By Yasmin El-Beih
Photos courtesy of AUC Press
“From Syria and Yemen to Libya and Iraq, the devastation of urban centers is becoming a region-wide phenomenon,” said Deen Sharp, a fellow in human geography at the London School of Economics and Political Science and co-editor of the new AUC Press book series, Middle East Urban Studies (MEUS).
The series tackles rapid and increasing urbanization across the region from economic, political and social perspectives, including large-scale infrastructure projects and the construction and destruction of new cities and urban regions. It utilizes an array of disciplines and methodologies — including geography, anthropology, political economy, sociology and urban political ecology — delving into new research on the wide-ranging implications of urban transformation in the Middle East.
“What we’re trying to do with this series is bring together scholars from the Middle East, a region that has been quite underrepresented in urban studies literature,” said Noura Wahby (MA ’13), assistant professor in AUC’s Department of Public Policy and Administration and co-editor of the series. “There has been a rise in scholarship on infrastructure and ways of living in cities, and this series presents innovative analytical approaches and nonlinear narratives to examine Middle East urbanization challenges for the region’s residents, policymakers, planners and academics.”
The series aims to reach broader audiences beyond academic circles, speaking to the everyday experiences that urban citizens have in the region, explained Wahby, who was inspired to take on a career in urban development several years ago by reading “seminal books” on the topic, such as Cairo Cosmopolitan: Politics, Culture and Urban Space in the New Globalized Middle East and Egypt’s Desert Dreams: Development or Disaster?
Both books, in addition to other AUC Press releases, such as Cairo Contested: Governance, Urban Space, and Global Modernity; Egypt’s Housing Crisis: The Shaping of Urban Space; Understanding Cairo: The Logic of a City Out of Control; as well as Cairo since 1900: An Architectural Guide — which won Egypt’s Supreme Council of Culture’s 2021 State Incentive Award in the Architectural and Urban Publishing category — were instrumental in the AUC Press decision to launch the Middle East Urban Studies series. The first book to be published as part of the series was Open Gaza: Architectures of Hope, to be followed by Cairo Securitized, the third-volume sequel to Cairo Contested and Cairo Cosmopolitan.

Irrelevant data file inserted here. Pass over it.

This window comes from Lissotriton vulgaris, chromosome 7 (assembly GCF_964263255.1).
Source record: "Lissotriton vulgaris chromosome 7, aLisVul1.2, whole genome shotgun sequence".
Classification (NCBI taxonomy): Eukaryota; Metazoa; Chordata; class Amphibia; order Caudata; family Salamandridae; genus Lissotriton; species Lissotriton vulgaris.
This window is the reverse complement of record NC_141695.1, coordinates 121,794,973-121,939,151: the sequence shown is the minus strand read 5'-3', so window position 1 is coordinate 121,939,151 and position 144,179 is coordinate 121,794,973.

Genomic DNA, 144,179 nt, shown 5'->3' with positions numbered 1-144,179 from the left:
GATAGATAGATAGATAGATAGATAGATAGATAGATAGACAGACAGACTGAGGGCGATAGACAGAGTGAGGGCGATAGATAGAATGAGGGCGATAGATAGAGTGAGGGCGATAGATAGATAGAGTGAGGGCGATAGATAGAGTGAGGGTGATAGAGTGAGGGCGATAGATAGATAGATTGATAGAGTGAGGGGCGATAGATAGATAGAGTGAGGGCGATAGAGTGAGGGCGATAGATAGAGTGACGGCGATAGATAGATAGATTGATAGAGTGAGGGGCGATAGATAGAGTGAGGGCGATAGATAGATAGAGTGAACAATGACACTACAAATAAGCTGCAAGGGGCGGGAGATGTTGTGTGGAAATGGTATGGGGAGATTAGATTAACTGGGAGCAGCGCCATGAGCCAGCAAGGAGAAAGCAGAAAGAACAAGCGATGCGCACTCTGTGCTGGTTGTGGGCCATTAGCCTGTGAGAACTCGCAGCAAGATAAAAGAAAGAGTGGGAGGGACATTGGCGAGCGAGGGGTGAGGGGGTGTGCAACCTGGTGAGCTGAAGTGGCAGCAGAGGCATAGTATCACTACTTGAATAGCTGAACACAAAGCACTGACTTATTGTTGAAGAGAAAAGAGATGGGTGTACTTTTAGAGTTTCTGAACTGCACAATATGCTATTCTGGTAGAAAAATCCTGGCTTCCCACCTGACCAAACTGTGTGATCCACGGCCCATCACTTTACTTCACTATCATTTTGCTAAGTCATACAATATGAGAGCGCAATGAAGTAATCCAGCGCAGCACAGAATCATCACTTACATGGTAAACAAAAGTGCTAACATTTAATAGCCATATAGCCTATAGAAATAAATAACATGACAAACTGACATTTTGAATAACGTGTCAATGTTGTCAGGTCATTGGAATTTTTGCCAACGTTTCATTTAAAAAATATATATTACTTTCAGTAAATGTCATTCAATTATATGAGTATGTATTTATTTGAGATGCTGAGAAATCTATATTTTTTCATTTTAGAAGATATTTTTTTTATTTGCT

Urban studies is increasingly overlapping with climate issues, under the umbrella theme of climate urbanism, which is particularly timely in light of Egypt’s hosting of COP 27 later this year, Wahby explained. “Our goal is not only impacting the new wave of urban scholars but also practice and policy across the region,” she said, adding that this can help envision more pluralistic, diverse and sustainable cities rather than car-dependent urban realities that have been deepening inequality across the region in recent decades.
The series takes “a generous definition of the Arab region,” as Sharp puts it. Sharp and Wahby are working closely with AUC Press senior acquisitions editor, Nadia Naqib, to broaden the regional scope of the series to encompass scholars from numerous countries across the Arab world. Thus far, titles in the series pipeline are authored by scholars not only from Egypt but also the United Arab Emirates, Tunisia, Morocco and Syria.
Although there are numerous publications on urban studies in Asia, Africa and Latin America, “critical Arab studies have long been largely marginal,” said Sharp. “This series is very much part of the shift in Arab urban studies, and we’re trying to make sure that we capture the next generation of scholars who are building the foundation for this field. We are open to hearing about people’s projects and soliciting manuscripts, particularly as the subregional discipline of Arab urban studies continues to grow.”
As a critical series, MEUS is platforming alternatives to mainstream policy discussions as well as novel types of experiences that might not be typically published in academic circles, including bottom-up and grassroots initiatives and on-ground perspectives. Sharp and Wahby, who are also co-editors of the Arab Urbanism platform, a collective network of Arab-focused critical urbanists, believe deeply in the promise that the subdiscipline holds, particularly amidst the shifts shaping urban trends in the region. “In terms of scholarship, it’s an exciting time for this burgeoning field,” said Wahby.
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